In 1999, when Jack Ma gathered together the small cadre that would form the core of Chinese online retailer Alibaba into his small, Hangzhou apartment, no one would have mistaken him for a general. Standing a little over five feet tall and dressed in an ill-fitting blazer with a collared shirt buttoned to his Adam’s apple, Ma more closely resembled an eccentric English teacher—which he was. But when he spoke, he sounded like a man sending troops off to war.
“If we are a good team and know what we want to do, one of us can defeat 10 of them,” Ma blared. “Them” in this case referred to American tech firms. “We can beat government agencies and big famous companies because of our innovative spirit.” It was a bold proclamation for a man armed with only $60,000 and scant Internet experience. But Crazy Jack, as he would soon be known, was right.
Fourteen years later, Alibaba Group Holding Ltd. has burst out of Ma’s apartment to become the world’s largest online retailer. In 2012, two of Alibaba’s platforms processed more than US$160-billion worth of goods, more than Amazon and eBay combined. Around 80% of all online consumer purchases in China are made through Alibaba. Analysts can’t seem to agree on a valuation for the company, except that it’s a big one. Mark Mahaney, a tech analyst for RBC Capital Markets, recently pegged its worth at $150 billion. That makes it the third-most-valuable Internet company in the world, after Google and Amazon.
With an initial public offering around the corner that’s likely to dwarf Facebook’s piddly $104-billion initial public valuation, 2014 will be the year Alibaba begins to transform itself into a truly global company. It’s rumoured to be eyeing a listing on a New York stock exchange, another step toward becoming a crucial gateway for western companies looking to reach China’s massive consumer market. “Alibaba cannot be underestimated. It’s enormous,” says Rob Sanderson, an analyst at MKM Partners. Alibaba has the scale, expertise and financing to take on American giants outside of China, and its unique approach to online retailing gives it a head start in other developing countries.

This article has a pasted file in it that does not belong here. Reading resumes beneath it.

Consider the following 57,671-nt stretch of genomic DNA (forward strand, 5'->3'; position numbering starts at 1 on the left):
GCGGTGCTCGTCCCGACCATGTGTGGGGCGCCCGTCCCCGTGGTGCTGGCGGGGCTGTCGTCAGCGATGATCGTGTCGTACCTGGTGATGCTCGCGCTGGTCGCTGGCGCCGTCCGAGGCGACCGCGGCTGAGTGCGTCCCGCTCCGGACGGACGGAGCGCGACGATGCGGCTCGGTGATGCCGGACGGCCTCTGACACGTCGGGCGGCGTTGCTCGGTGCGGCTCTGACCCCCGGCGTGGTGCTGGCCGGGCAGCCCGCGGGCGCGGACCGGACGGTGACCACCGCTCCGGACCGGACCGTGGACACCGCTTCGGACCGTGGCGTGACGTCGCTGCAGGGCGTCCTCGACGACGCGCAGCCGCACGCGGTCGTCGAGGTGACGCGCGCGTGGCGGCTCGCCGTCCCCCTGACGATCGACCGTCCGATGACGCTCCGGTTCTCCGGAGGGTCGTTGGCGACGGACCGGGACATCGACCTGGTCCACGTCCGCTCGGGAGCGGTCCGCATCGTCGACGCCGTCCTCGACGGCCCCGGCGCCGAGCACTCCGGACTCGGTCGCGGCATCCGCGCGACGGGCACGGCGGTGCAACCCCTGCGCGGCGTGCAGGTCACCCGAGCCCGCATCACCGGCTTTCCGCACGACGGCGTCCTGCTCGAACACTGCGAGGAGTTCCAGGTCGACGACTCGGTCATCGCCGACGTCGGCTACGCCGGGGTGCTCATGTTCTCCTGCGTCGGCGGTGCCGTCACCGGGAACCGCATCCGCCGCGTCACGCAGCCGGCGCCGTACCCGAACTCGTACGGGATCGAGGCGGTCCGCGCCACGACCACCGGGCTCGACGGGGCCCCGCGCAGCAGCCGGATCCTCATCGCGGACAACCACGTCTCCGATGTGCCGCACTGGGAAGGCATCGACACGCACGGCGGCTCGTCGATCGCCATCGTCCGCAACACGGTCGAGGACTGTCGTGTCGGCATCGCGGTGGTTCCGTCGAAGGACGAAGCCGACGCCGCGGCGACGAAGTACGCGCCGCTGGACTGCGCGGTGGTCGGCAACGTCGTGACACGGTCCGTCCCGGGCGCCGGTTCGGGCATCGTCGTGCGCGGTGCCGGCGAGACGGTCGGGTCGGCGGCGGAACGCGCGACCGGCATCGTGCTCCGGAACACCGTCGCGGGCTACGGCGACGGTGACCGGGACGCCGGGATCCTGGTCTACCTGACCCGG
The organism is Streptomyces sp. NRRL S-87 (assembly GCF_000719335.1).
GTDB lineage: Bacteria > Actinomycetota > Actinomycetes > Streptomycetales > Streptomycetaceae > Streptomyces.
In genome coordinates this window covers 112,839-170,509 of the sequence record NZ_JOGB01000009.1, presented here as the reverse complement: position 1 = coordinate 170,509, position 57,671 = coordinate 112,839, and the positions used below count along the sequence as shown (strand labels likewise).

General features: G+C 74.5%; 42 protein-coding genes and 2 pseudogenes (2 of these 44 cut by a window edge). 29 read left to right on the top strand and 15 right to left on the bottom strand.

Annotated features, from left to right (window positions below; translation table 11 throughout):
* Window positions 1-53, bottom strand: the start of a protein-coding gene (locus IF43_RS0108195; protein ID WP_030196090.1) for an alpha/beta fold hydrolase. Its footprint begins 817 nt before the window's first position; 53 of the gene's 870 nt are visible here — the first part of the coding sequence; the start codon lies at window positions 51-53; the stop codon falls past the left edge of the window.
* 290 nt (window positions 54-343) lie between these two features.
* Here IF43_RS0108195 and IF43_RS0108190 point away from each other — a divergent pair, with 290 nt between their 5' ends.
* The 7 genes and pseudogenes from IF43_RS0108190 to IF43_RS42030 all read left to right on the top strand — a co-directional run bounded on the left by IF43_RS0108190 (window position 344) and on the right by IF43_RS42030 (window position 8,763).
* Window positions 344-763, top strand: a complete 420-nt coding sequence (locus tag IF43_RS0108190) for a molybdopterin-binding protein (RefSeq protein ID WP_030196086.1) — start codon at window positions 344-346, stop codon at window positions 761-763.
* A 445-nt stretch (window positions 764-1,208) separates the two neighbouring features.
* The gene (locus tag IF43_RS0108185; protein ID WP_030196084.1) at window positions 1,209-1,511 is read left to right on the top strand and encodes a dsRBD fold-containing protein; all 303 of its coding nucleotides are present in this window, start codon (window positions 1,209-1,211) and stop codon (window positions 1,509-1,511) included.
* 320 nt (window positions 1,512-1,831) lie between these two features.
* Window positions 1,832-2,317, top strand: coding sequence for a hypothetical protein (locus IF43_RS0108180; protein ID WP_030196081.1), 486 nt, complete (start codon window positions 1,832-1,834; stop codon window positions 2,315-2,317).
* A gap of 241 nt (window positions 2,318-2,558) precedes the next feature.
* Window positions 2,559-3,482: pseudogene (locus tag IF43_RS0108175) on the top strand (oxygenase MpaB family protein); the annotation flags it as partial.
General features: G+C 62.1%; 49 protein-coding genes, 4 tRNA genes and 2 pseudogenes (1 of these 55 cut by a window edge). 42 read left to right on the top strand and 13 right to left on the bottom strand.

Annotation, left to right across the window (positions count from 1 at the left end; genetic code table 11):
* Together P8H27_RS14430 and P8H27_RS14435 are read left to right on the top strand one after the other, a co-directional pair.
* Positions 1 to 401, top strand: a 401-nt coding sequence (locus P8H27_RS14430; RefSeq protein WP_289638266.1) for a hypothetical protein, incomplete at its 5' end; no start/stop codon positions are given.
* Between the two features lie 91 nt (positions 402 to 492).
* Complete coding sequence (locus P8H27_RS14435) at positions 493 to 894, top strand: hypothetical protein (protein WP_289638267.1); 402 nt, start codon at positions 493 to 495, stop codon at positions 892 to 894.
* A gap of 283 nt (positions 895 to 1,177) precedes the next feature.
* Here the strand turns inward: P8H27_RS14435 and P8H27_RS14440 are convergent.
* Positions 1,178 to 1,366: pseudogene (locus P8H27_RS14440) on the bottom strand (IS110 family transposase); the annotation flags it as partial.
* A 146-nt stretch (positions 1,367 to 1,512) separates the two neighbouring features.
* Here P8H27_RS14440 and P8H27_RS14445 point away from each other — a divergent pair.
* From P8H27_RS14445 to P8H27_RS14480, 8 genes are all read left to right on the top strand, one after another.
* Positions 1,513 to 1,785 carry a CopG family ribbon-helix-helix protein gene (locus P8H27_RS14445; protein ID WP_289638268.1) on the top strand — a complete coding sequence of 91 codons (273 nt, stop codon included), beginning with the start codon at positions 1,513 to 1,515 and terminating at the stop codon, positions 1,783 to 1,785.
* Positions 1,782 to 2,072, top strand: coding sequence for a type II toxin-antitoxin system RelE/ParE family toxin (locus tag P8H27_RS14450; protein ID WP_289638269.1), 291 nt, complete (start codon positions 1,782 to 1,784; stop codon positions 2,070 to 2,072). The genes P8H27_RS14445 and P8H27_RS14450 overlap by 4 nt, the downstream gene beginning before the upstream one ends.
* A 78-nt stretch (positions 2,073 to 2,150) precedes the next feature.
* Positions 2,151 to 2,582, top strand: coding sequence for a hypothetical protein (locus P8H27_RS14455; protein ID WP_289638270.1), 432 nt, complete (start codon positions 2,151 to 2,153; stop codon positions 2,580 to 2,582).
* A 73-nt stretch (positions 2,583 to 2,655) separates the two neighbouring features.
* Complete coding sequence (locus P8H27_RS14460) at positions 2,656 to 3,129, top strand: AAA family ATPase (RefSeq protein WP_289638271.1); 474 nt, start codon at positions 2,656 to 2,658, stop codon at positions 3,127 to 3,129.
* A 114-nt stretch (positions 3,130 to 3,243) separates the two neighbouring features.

But what exactly is Alibaba? “It’s almost offensive how many people said, ‘You guys are like the eBay of China,” says Porter Erisman, a former Alibaba VP and the director of a documentary about the company. It’s true that commentators fumble around for American analogs, and they don’t stop at eBay. It’s been called the Amazon of China, the Google of China and the PayPal of China.
The reality is, Alibaba is all of those companies. It started with business-to-business site Alibaba.com, an eclectic online marketplace that mainly connects small and medium-sized Chinese manufacturers to international buyers. As it grew, it became an increasingly important tool for vendors outside of China as well. “You will have people in Canada buying things from sellers in India, or someone in Kazakhstan buying from someone in Nigeria,” says Erisman. Say, for instance, you operate a large clothing chain in Calgary and are looking for a new line of jeans. You’ll find an endless number of suppliers on Alibaba.com. Thousands of Canadian businesses use it to find buyers for their own goods, too. Do Lobster Ltd. in Nova Scotia, for instance, advertises live lobster in bulk (only a 3%-5% mortality rate) to international buyers.
Not content with the success of Alibaba.com, Ma pushed the company into new realms. Alibaba created Taobao.com in 2003 for consumers to sell to one another, a direct threat to eBay. The auction giant charged a fee for listing, so Ma recruited vendors by offering his service for free, making money through advertising and charging sellers for better placement on its sites. By the time eBay abolished its fees in desperation, it was too late. The U.S. tech giant essentially abandoned China in 2006.
Alongside Taobao is Tmall.com, which allows established brands to sell directly to consumers. Together, the two platforms are massive. Consider that total U.S. sales on Cyber Monday in 2012 reached $1.5 billion, according to data from Bloomberg. Alibaba’s sales on Singles’ Day, a modern Chinese celebration held around the same time as Cyber Monday, totalled $3 billion.
The payment backbone on Alibaba is Alipay, which accounts for about half of China’s online payments market. The company now issues loans to entrepreneurs and small businesses, helping to establish more vendors to sell through its sites.
The company’s pending IPO means Alibaba will be under pressure to accelerate its growth and eventually boost its international efforts. Ma has long harboured global ambitions, and there are signs the company is acting on them. In October it led a $206-million investment round in ShopRunner, a U.S. company that competes with Amazon by partnering with retailers to offer free two-day shipping to its members, who pay a fee for the service. Alibaba hasn’t said much about why it invested, but has called the U.S. market “interesting.” Alibaba could be looking to offer Chinese companies a way to reach the U.S. through a more established name.